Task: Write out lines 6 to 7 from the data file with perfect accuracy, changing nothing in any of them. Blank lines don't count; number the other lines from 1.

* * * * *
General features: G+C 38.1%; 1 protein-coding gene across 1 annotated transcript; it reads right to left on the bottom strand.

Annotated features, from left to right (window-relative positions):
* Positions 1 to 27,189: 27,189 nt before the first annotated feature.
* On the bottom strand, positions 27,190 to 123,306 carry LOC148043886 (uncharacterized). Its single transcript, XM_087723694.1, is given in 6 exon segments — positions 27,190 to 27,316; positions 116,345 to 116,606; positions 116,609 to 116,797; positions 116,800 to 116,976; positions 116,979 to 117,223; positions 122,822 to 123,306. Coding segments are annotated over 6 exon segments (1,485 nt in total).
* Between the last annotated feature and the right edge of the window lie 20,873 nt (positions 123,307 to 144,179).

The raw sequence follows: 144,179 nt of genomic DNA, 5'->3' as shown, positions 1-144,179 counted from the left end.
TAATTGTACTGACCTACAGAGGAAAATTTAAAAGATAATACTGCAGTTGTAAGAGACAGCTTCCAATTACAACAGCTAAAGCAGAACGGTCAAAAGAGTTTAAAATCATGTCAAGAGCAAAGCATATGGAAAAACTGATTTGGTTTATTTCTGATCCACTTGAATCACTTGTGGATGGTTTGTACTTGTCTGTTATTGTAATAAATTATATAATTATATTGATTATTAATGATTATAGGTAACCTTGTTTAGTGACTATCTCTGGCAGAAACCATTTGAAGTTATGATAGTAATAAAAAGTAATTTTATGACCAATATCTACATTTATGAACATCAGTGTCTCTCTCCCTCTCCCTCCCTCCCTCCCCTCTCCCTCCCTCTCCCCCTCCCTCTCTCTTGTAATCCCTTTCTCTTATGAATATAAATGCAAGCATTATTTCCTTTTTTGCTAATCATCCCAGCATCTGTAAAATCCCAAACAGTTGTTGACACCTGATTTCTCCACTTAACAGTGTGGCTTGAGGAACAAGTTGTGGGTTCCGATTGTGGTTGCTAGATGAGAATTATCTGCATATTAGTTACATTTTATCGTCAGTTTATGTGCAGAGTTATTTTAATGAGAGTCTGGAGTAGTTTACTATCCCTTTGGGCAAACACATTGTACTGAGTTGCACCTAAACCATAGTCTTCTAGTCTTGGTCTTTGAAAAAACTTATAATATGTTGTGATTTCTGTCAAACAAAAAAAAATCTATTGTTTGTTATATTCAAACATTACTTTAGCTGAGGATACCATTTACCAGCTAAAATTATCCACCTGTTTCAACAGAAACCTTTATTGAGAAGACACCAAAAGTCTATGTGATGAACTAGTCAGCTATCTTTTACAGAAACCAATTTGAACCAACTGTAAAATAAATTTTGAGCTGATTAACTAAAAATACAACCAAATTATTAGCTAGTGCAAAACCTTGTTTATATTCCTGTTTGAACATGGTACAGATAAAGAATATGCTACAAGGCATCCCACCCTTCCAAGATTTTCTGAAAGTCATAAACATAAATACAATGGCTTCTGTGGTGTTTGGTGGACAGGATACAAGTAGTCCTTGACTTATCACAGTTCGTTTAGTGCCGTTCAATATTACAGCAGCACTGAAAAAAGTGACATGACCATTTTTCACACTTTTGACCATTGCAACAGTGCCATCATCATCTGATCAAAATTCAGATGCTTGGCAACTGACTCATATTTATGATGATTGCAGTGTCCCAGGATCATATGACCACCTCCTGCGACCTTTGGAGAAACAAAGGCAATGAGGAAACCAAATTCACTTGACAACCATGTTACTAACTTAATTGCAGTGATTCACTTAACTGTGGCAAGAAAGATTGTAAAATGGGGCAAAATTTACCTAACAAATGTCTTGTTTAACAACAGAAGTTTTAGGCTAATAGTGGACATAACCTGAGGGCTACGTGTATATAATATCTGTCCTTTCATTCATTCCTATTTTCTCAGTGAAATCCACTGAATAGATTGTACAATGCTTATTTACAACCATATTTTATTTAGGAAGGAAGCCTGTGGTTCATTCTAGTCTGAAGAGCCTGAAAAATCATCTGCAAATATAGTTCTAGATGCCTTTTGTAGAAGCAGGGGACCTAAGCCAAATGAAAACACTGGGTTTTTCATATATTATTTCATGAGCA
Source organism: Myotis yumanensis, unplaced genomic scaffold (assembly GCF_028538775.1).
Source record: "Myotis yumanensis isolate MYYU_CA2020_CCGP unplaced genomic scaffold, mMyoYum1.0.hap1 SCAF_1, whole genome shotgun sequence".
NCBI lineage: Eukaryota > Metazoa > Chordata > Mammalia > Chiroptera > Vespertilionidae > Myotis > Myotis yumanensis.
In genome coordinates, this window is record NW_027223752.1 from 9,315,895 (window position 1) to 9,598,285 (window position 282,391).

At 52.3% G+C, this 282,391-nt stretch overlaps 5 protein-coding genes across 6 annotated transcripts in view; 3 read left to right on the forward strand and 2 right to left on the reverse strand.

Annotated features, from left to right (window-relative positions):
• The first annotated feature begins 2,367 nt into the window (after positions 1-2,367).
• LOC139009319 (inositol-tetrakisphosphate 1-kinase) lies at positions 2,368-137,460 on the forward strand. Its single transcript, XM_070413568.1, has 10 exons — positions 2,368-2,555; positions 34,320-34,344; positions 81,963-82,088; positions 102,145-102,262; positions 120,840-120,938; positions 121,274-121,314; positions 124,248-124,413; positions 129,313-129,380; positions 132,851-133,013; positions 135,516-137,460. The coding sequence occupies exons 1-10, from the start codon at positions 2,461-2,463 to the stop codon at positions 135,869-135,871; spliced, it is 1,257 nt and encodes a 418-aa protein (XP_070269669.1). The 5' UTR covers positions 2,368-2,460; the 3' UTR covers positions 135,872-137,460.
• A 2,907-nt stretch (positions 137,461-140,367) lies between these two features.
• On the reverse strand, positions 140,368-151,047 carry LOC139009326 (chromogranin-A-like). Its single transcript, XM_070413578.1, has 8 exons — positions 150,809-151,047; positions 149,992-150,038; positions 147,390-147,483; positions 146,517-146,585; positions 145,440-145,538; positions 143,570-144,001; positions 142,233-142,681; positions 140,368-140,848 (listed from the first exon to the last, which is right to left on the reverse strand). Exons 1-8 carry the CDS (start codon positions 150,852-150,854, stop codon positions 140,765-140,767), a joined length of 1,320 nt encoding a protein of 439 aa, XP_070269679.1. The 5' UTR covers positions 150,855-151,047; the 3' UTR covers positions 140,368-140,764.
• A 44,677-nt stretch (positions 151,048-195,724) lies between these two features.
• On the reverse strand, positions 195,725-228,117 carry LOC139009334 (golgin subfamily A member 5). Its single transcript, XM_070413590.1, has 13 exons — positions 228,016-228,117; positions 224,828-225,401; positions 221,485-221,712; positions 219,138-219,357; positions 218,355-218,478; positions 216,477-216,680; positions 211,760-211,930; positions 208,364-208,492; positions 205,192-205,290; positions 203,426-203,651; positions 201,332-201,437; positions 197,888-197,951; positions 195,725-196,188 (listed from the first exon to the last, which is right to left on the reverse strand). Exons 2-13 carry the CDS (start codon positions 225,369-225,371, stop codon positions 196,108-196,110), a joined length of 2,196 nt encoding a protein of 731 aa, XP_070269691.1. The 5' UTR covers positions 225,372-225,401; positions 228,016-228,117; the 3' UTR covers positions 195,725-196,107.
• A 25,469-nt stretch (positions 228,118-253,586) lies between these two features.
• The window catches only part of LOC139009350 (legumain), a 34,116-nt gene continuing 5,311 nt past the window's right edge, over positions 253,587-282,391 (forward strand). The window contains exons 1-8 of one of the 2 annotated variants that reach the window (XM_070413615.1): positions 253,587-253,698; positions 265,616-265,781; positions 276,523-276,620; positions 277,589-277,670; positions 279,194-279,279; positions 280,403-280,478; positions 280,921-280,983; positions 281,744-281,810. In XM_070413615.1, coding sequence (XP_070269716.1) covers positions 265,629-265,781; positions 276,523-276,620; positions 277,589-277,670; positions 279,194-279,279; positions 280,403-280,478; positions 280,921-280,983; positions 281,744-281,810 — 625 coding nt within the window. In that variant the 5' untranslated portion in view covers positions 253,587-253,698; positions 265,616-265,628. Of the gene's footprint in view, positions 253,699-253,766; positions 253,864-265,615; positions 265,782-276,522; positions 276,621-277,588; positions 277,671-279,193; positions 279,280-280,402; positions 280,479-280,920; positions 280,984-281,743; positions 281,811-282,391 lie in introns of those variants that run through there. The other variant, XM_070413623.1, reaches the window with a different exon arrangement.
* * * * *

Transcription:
The raw sequence follows: 144,179 nt of genomic DNA, 5'->3' as shown, positions 1-144,179 counted from the left end.
TAATTGTACTGACCTACAGAGGAAAATTTAAAAGATAATACTGCAGTTGTAAGAGACAGCTTCCAATTACAACAGCTAAAGCAGAACGGTCAAAAGAGTTTAAAATCATGTCAAGAGCAAAGCATATGGAAAAACTGATTTGGTTTATTTCTGATCCACTTGAATCACTTGTGGATGGTTTGTACTTGTCTGTTATTGTAATAAATTATATAATTATATTGATTATTAATGATTATAGGTAACCTTGTTTAGTGACTATCTCTGGCAGAAACCATTTGAAGTTATGATAGTAATAAAAAGTAATTTTATGACCAATATCTACATTTATGAACATCAGTGTCTCTCTCCCTCTCCCTCCCTCCCTCCCCTCTCCCTCCCTCTCCCCCTCCCTCTCTCTTGTAATCCCTTTCTCTTATGAATATAAATGCAAGCATTATTTCCTTTTTTGCTAATCATCCCAGCATCTGTAAAATCCCAAACAGTTGTTGACACCTGATTTCTCCACTTAACAGTGTGGCTTGAGGAACAAGTTGTGGGTTCCGATTGTGGTTGCTAGATGAGAATTATCTGCATATTAGTTACATTTTATCGTCAGTTTATGTGCAGAGTTATTTTAATGAGAGTCTGGAGTAGTTTACTATCCCTTTGGGCAAACACATTGTACTGAGTTGCACCTAAACCATAGTCTTCTAGTCTTGGTCTTTGAAAAAACTTATAATATGTTGTGATTTCTGTCAAACAAAAAAAAATCTATTGTTTGTTATATTCAAACATTACTTTAGCTGAGGATACCATTTACCAGCTAAAATTATCCACCTGTTTCAACAGAAACCTTTATTGAGAAGACACCAAAAGTCTATGTGATGAACTAGTCAGCTATCTTTTACAGAAACCAATTTGAACCAACTGTAAAATAAATTTTGAGCTGATTAACTAAAAATACAACCAAATTATTAGCTAGTGCAAAACCTTGTTTATATTCCTGTTTGAACATGGTACAGATAAAGAATATGCTACAAGGCATCCCACCCTTCCAAGATTTTCTGAAAGTCATAAACATAAATACAATGGCTTCTGTGGTGTTTGGTGGACAGGATACAAGTAGTCCTTGACTTATCACAGTTCGTTTAGTGCCGTTCAATATTACAGCAGCACTGAAAAAAGTGACATGACCATTTTTCACACTTTTGACCATTGCAACAGTGCCATCATCATCTGATCAAAATTCAGATGCTTGGCAACTGACTCATATTTATGATGATTGCAGTGTCCCAGGATCATATGACCACCTCCTGCGACCTTTGGAGAAACAAAGGCAATGAGGAAACCAAATTCACTTGACAACCATGTTACTAACTTAATTGCAGTGATTCACTTAACTGTGGCAAGAAAGATTGTAAAATGGGGCAAAATTTACCTAACAAATGTCTTGTTTAACAACAGAAGTTTTAGGCTAATAGTGGACATAACCTGAGGGCTACGTGTATATAATATCTGTCCTTTCATTCATTCCTATTTTCTCAGTGAAATCCACTGAATAGATTGTACAATGCTTATTTACAACCATATTTTATTTAGGAAGGAAGCCTGTGGTTCATTCTAGTCTGAAGAGCCTGAAAAATCATCTGCAAATATAGTTCTAGATGCCTTTTGTAGAAGCAGGGGACCTAAGCCAAATGAAAACACTGGGTTTTTCATATATTATTTCATGAGCA